- Product: Evaluate whether the vendor is offering features that you need and will drive value (e.g. automated client intake, document management, payment processing). While there are standard features across practice management software, different vendors will have their own unique offerings. Also consider whether the vendor offers integrations with your current system (such as Outlook, Google Drive, Microsoft Teams, and so on).
- Security: Lawyers need to operate under strict rules when it comes to security, such as the duty to protect client information. Ask vendors which encryption methods they use, where the servers used to store data are located, and how often data is backed up. If you plan to host your own servers through an on-premise solution, be aware that you may be at greater risk for disruption in the case of a fire, flood, earthquake, or other disasters.
- Ease of Use: This not only encompasses how easy the practice management software is to operate on a day-to-day basis, but also how easy set-up, implementation and customization is for your firm. Make sure to trial different vendors to see which one has the most intuitive user interface.
- Support: Having responsive, readily available support is important when you’re dealing with client matters. Using any kind of new technology usually comes with a learning curve and if you have a question or need help, you should be able to easily get in contact with your practice management software vendor.
- Deployment Options: Choosing on-premise or cloud-based deployment will depend on where you want your data to be stored. With on-premise, you’re responsible for storing data and maintaining servers and cloud-based deployment has data stored on the vendor’s database. On-premise is a more traditional software model and all the information is limited to the firm office, which means that access, sharing, and backing up needs to be done in the office. Compared to cloud-based, a new software model, that allows users to access practice management software through any web browser, from any device, on any network.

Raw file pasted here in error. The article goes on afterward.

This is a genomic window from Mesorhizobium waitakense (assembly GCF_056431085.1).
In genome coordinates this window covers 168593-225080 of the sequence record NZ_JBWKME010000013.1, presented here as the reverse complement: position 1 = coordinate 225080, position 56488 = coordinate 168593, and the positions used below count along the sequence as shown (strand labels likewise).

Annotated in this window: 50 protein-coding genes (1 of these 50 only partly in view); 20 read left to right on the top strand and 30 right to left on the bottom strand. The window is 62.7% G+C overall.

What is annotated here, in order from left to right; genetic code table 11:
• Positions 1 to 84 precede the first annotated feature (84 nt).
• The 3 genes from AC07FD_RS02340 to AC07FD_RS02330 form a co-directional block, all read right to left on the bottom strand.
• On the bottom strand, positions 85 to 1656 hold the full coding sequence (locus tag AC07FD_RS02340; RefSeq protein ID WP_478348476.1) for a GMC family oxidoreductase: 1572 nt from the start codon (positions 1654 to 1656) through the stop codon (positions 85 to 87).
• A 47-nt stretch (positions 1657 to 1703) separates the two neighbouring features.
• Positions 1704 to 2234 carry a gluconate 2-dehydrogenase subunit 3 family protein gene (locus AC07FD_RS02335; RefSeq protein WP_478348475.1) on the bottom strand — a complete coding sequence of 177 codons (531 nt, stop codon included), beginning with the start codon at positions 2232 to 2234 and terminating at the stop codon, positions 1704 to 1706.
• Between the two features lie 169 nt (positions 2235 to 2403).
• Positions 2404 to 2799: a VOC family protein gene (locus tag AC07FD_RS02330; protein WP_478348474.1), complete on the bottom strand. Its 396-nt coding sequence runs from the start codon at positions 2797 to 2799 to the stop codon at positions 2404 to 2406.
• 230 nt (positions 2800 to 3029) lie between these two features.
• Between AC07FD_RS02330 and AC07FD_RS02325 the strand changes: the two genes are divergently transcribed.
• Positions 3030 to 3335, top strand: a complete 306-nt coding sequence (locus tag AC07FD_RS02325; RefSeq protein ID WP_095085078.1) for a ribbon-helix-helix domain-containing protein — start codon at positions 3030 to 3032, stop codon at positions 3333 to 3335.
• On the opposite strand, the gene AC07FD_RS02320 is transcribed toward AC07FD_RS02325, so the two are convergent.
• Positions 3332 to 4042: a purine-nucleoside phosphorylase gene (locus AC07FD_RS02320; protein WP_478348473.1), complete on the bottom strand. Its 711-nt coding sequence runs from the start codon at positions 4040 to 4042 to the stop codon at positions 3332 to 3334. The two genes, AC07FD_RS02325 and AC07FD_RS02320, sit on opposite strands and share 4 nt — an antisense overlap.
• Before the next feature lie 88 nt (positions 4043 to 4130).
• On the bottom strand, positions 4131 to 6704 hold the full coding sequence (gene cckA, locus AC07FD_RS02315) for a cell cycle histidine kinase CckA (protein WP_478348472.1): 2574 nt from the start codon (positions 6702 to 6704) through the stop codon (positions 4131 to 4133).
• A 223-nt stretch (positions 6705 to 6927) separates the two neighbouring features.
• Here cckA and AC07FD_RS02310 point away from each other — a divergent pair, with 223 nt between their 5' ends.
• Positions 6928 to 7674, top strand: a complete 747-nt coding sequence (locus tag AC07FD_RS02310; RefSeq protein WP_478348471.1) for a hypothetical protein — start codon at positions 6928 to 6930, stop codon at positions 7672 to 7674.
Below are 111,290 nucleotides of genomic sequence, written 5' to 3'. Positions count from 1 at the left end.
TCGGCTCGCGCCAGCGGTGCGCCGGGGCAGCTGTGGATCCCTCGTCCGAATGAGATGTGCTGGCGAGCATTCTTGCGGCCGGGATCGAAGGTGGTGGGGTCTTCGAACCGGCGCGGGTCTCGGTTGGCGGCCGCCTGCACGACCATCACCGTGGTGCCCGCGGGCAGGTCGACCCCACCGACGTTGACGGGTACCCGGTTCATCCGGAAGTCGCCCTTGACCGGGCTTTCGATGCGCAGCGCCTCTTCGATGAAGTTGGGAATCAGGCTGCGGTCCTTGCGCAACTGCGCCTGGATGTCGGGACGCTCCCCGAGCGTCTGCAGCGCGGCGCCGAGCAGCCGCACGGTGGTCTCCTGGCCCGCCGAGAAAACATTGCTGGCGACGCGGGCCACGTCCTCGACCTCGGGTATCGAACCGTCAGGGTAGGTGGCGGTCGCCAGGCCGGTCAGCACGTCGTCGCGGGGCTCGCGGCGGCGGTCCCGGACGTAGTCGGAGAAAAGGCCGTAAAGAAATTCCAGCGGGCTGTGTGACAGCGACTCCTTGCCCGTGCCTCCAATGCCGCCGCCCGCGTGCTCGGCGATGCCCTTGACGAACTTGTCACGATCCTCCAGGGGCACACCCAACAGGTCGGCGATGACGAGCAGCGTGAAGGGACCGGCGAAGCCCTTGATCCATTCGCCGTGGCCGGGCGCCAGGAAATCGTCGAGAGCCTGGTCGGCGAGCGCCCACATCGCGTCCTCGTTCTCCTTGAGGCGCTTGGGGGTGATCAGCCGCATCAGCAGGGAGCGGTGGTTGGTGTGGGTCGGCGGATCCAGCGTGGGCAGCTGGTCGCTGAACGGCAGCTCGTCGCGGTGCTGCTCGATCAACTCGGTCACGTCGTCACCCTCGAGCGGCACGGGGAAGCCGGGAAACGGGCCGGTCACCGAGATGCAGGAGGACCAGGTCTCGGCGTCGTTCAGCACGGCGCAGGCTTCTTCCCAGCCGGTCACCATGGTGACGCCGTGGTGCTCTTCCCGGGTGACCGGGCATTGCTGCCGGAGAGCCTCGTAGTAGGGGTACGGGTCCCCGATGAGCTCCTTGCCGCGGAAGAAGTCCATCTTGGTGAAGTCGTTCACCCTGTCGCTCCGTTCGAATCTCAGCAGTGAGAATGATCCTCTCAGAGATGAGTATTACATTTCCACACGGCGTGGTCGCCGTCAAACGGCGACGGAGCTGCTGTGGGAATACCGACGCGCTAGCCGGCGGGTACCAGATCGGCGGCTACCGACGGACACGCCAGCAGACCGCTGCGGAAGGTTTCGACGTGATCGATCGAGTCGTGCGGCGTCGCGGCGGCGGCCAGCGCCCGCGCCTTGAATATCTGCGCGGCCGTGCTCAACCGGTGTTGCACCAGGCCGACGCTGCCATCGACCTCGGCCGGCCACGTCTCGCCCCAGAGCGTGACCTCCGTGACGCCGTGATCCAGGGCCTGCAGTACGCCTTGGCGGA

- Pricing: The cheapest legal practice management software is not always the best one for your firm. Each vendor will offer different pricing but it’s important to understand the value and return on investment you’ll get compared to the number on the price tag.
What is the difference between law practice management software and case management software?
Case management and practice management are two sides of the same coin. Case management software is a platform where all case-related information (such as deadlines, evidence, witnesses, and more) is stored, managed, and accessed.
On the other hand, practice management software helps lawyers manage their firm and includes case management features along with document management, client intake, calendaring, and other features that help with firm processes and workflows.
There are vendors that will lean more towards the managing law firm aspect over the case management aspect of practice management software. However, for lawyers both are very important.
What is the best case management software for lawyers?
As with most complex legal matters, the answer is it depends. Not all practice types are created equal. Layer jurisdiction specific regulations on top of these nuances and you have law firms of all sizes and shapes that will have different needs. The best case management software for a solo practitioner may not be the same as the best one for a law firm that’s looking to scale.
The best case management software is the one that best meets your needs as a lawyer and your clients’ needs.